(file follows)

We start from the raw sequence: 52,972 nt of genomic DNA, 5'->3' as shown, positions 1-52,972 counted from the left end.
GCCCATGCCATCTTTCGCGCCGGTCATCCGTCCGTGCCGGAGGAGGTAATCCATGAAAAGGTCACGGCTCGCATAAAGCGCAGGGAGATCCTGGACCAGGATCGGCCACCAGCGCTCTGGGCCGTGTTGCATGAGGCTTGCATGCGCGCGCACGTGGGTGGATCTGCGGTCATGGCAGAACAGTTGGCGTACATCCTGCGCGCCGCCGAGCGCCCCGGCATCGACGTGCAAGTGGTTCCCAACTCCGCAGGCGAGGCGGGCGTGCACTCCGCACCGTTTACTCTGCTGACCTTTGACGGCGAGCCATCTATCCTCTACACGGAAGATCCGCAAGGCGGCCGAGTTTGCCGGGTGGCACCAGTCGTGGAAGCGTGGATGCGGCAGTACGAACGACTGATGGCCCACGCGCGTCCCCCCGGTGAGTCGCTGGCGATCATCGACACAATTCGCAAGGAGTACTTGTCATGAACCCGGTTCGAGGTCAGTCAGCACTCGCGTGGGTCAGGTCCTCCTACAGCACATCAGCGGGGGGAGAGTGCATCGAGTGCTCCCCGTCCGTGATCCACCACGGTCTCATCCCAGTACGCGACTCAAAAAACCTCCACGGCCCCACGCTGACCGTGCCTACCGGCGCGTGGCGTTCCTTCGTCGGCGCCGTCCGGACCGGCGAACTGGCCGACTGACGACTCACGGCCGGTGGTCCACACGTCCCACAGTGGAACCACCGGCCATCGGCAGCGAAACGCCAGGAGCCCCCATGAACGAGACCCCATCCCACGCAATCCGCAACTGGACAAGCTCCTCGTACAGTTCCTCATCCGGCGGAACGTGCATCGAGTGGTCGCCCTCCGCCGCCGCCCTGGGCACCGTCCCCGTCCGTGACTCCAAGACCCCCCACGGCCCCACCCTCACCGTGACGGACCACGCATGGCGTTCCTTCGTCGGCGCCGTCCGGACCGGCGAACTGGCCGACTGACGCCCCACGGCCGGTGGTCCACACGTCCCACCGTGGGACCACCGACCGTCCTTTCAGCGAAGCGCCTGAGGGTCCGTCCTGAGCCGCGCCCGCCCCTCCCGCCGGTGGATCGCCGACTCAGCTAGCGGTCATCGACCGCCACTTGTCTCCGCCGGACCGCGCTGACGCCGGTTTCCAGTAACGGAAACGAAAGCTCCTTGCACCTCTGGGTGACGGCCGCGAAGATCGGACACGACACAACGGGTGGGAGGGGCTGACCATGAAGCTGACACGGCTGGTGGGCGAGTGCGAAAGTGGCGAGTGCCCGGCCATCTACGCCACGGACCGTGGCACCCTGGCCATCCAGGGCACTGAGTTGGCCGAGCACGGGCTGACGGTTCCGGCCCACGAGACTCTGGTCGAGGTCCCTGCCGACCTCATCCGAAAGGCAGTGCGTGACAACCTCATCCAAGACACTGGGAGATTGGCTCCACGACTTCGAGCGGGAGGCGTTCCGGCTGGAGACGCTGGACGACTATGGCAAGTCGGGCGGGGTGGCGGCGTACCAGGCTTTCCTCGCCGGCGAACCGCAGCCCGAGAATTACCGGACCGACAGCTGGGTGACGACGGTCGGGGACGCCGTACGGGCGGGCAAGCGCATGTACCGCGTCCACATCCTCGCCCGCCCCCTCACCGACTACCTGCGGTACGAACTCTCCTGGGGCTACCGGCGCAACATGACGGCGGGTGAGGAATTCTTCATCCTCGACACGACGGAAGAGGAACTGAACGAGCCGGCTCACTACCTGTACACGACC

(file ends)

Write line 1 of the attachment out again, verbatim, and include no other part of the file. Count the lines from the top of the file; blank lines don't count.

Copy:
We start from the raw sequence: 52,972 nt of genomic DNA, 5'->3' as shown, positions 1-52,972 counted from the left end.